A rather intense and irascible runner I know recently introduced me to a loose, unofficial network of blogs that, at least in theory, address running and exercise but focus more than anything else on “healthy living.” I have begun to understand why this runner spends a lot of time being rather intense and irascible. Picture a gay vegan atheist pro-choice fitness buff deciding to test his mettle by eating lunch for two weeks straight at a McDonald’s in rural Alabama in the company of vocally bigoted pot-bellied godbotherers, and imagine how he would feel at the end of those two weeks.
I’ll say up front that I have nothing against people who blog about what they eat and why they think it’s the solution to everything, or people who blog about running no matter how little of it they actually do, or people who blog in a way intended to describe positive changes of any sort that they have made and wish to share with others. Even if the primary goal is attention-whoring and not making the world a better place. I certainly don’t claim to blog to improve anyone’s life, and by definition blogging is generally a “you’re entitled to my opinion” endeavor if not an outright solipsistic one.
This, however, doesn’t mean that I can always appreciate other people’s motivation. Sometimes, the results are just strange.
Having been sent a link to a “healthy living” running blog, I decided to Google the term “healthy living running blog.” I then checked out a number of the top 20 or 50 or 100 results. I quickly determined that these blogs share a number of commonalities other than their subject matter, which alternates between discussions of “great” foods (the bulk of the posts) and token chatter about running (the minority of the posts). These include:
- A gross excess of pictures — of the bloggers (all of them female), the bloggers’ boyfriends and family members, and plates of food
- Evidence of extreme undertraining
- Equating talking about food all the time with healthy living
- Overestimating the role of blogging, especially their own
- TMI about significant others
- A startling number of regular commenters
- A startlingly low awareness level and attention span among these regular commenters
- A history of being overweight and seeming to think losing weight entitles people to mass recognition
- Horribly mundane personal histories, given in exhaustive detail
- An obvious craving for attention, as evidenced by “CONTACT ME!” buttons scattered all over the site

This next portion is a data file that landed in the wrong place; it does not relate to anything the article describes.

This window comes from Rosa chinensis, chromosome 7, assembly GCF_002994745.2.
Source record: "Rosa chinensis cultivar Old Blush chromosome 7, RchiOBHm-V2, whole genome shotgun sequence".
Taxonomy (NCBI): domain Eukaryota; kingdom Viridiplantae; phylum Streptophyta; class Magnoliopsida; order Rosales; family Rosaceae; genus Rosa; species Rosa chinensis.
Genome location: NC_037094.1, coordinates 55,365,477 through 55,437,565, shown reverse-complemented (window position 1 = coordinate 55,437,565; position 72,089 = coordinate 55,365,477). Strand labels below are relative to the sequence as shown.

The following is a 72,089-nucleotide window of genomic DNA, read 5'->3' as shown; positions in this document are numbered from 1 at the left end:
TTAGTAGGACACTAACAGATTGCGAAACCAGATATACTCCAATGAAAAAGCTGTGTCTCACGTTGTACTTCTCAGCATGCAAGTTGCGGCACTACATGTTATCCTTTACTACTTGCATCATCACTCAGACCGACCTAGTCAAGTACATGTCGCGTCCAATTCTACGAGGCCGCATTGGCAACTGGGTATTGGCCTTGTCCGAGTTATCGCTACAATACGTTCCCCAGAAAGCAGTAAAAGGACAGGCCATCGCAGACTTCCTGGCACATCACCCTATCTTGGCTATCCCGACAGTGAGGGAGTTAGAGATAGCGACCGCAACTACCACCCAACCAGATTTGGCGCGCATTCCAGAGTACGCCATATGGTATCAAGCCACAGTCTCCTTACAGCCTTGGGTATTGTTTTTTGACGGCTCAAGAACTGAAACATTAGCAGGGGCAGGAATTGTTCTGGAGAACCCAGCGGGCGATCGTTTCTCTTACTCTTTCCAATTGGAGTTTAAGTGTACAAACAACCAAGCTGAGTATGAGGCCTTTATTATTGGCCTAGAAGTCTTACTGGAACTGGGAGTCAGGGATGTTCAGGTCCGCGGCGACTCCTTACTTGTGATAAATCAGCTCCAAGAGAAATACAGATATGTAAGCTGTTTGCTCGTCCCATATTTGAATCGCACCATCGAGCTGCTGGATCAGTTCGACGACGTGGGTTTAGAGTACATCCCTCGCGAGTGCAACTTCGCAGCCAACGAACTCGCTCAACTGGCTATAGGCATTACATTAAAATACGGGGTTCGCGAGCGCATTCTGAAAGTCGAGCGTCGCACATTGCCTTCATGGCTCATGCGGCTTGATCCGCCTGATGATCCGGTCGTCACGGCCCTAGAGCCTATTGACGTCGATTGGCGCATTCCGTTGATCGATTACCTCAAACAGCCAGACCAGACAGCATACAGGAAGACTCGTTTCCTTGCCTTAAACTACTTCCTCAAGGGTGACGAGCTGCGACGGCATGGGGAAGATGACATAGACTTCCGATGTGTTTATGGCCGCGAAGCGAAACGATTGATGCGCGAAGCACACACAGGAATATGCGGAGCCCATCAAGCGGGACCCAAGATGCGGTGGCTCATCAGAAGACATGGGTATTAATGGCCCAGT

Again, no breaches of Netiquette (not that I care), nothing nasty, nothing worth mocking in a purposeful and methodical way, a la Gribbit and his angry low-wattage ilk. Just weirdness. For example, on most running blogs I’ve read, if someone stated six months in advance that she was training to qualify for a certain marathon in a part of the country where people talk in a strange and grating accents devoid of the letter “r,” then decided to jog the qualifying race with a friend an hour slower than her stated goal time, there would ensue a flood of comments about this decision. They might be carefully couched, but people would at least acknowledge the inexplicable abandonment of an ostensibly important goal. But on these “healthy living” blogs? Nope. No one says a word when someone’s training for a multi-hour race fails to exceed an average of 12 to 15 miles per week. No one interjects when a planned 20-miler morphs into a day spent preparing organic canapes and hanging out with the BF’s parents. It’s not so much a Pollyanna-choked environment as a Panglossian one: at any given time, no matter what, it’s all good, even when it clearly sucks. There’s always something to smile about.
The only thing I can think of to explain why posts on these blogs routinely attract 50 to 100 comments is that there are a lot more frightened people than I ever realized. People who are genuinely afraid to test themselves in any way and make heroes of those with the courage to post before-and-after pictures of themselves (even when it’s not always clear which is which). Obviously this stuff keeps a great many people going, but I’ll take my thirst for controversy and high-octane shit-stirring over lowest-common-denominator feel-good stuff. I guess some people overestimate how compelling their lives are. Until you’ve gotten a homeless person drunk and accidentally helped him land in jail in the process, you’re probably not that interesting. (That’s a story for another day, or year.)